Open Offers for Financial Remedy Cases (New FPR Rule 9.27A)
The days when the parties could keep their open position “up their sleeves” until shortly before the final hearing (14 days before the final hearing for the applicant and 7 days thereafter for the respondent in accordance with FPR rule 9.28) will be replaced by a requirement that each party state their open position 21 days after the date of the FDR appointment (unless the court directs otherwise).
The significance of this is, of course, that open offers to settle are admissible and relevant to the issue of costs under FPR rule 28.3(7)(b) as justifying a departure from the normal “no order” principle. Consequently, the sooner in the litigation process they are made – then the greater the amount of costs that may be payable under any order which directs that such costs shall be recoverable from the date upon which an open offer is made.
The intention is clearly to require the parties to take stock and advance sensible open positions at the earliest opportunity following a failed FDR hearing – rather than simply allowing the file “to go to sleep” until the usual flurry of activity, often many months later and just before a final hearing.
The detailed provisions of the new rule are set out as follows:-
9.27A.—(1) Where at a FDR appointment the court does not make an appropriate consent order or direct a further FDR appointment, each party must file with the court and serve on each other party an open proposal for settlement—
(a)by such date as the court directs; or
(b)where no direction is given under sub-paragraph (a), within 21 days after the date of the FDR appointment.
Cases where, for whatever reason, there is no FDR are caught by sub-paragraph (2) which provides:
(2) Where no FDR appointment takes place, each party must file with the court and serve on each other party an open proposal for settlement—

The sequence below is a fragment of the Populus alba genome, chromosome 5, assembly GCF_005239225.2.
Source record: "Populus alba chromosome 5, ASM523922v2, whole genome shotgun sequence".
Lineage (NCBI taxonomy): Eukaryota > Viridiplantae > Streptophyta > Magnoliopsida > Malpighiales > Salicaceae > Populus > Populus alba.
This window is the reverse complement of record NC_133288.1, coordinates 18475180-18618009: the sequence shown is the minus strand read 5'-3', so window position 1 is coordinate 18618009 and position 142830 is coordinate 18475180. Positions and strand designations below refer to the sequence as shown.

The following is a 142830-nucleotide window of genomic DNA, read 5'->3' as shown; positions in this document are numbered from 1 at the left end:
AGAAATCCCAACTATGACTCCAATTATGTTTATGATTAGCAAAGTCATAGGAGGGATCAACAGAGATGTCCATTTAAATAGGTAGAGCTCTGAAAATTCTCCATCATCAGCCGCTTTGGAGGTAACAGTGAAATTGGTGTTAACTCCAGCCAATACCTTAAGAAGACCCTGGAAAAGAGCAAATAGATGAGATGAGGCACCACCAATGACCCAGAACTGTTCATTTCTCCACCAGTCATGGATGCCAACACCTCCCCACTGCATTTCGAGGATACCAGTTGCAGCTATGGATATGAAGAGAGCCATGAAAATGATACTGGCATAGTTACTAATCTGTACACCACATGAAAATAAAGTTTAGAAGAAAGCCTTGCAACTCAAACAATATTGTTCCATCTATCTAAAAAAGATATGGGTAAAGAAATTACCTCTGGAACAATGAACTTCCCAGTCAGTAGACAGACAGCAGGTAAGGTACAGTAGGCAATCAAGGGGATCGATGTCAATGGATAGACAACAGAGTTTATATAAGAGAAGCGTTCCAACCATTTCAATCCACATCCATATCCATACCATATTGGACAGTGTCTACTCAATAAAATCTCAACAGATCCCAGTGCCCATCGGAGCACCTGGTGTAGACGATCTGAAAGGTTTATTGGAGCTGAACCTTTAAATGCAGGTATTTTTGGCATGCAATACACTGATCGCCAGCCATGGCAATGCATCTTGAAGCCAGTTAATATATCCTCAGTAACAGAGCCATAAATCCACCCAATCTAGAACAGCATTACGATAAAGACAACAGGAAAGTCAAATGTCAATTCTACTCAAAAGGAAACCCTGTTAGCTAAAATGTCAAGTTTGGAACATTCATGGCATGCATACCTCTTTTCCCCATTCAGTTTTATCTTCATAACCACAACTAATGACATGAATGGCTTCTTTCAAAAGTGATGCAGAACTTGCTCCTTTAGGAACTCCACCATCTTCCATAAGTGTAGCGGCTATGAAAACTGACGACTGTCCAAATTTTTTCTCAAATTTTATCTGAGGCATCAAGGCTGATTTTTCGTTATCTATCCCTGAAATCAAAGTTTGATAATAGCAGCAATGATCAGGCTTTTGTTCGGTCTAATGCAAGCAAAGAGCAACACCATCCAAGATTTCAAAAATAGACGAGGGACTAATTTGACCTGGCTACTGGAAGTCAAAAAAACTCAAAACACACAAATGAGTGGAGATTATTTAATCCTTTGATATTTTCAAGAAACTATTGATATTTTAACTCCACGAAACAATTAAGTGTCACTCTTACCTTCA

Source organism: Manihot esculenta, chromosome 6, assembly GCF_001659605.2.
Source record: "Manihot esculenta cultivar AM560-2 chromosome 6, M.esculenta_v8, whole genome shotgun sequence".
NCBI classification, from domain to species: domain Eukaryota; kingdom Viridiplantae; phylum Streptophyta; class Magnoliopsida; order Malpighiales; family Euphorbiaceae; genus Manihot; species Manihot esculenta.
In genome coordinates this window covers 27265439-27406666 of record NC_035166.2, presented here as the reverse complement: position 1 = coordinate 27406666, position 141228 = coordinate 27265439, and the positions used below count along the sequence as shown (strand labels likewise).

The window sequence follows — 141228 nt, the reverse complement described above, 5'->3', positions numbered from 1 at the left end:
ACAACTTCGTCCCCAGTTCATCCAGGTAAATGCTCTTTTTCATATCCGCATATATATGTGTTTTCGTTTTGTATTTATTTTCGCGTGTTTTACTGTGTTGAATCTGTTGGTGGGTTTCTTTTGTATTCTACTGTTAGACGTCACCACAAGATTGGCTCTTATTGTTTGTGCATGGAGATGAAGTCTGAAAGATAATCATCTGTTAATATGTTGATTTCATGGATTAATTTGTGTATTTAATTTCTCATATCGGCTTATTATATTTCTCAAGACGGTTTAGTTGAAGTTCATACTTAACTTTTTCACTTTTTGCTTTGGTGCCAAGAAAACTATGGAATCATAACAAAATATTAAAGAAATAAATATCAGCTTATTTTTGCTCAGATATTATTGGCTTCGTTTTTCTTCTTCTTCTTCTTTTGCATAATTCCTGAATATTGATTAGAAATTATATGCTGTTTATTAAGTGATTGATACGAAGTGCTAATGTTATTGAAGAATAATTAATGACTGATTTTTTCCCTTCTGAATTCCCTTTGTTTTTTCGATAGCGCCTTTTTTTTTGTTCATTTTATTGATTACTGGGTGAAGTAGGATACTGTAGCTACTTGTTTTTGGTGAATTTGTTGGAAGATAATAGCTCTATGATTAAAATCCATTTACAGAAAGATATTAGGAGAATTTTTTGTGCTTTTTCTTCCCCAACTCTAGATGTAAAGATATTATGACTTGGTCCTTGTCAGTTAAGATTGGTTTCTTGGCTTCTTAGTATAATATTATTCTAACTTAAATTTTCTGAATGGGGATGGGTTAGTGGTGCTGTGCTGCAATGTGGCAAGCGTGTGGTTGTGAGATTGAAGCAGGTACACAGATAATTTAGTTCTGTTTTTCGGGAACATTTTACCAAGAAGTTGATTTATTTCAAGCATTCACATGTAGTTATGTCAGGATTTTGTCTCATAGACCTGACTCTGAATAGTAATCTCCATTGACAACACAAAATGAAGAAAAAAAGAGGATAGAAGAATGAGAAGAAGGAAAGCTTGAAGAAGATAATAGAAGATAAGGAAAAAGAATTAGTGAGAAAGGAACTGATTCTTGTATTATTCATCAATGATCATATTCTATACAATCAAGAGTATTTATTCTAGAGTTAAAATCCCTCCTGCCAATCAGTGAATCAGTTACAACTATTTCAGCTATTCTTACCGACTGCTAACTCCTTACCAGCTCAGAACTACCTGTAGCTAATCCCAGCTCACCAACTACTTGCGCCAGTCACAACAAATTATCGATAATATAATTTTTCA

(a)by such date as the court directs; or
(b)where no direction is given under sub-paragraph (a), not less than 42 days before the date fixed for the final hearing.”.
Curiously, FPR Rule 9.28, (which requires open proposals from the applicant not less than 14 days before the date fixed for the final hearing and 7 days thereafter in the case of the respondent) remains in force. It would seem therefore that the parties are under a duty to revise and, if necessary, amend their open proposals shortly before the final hearing.
There is a consequential amendment to the directions which the FDR judge is required to give under FPR Rule 9.17 (9) namely – as well as giving directions for (a) for filing evidence and up to date information and (b) fixing a final hearing date – to give a direction as to
“(c) any necessary directions for the filing of open proposals for settlement under rule 9.27A or rule 9.28”.
Costs Estimates (Substituted FPR Rule 9.27)
As from 6 July 2020, the parties will be required to file and serve not only a Form H setting out their costs incurred to date (as they do now), but also:-
• an estimate of their future costs to the next stage of the process (i.e. to the FDR at an FDA hearing and to the final hearing at an FDR hearing); and
• in the case of a final hearing, each party must file and serve not less than 14 days before the hearing “full particulars of all costs in respect of the proceedings which the filing party has incurred or expects to incur”.
The costs estimates must include confirmation that:-
(a) they have been served on each other party, and
(b) they have been discussed with the client.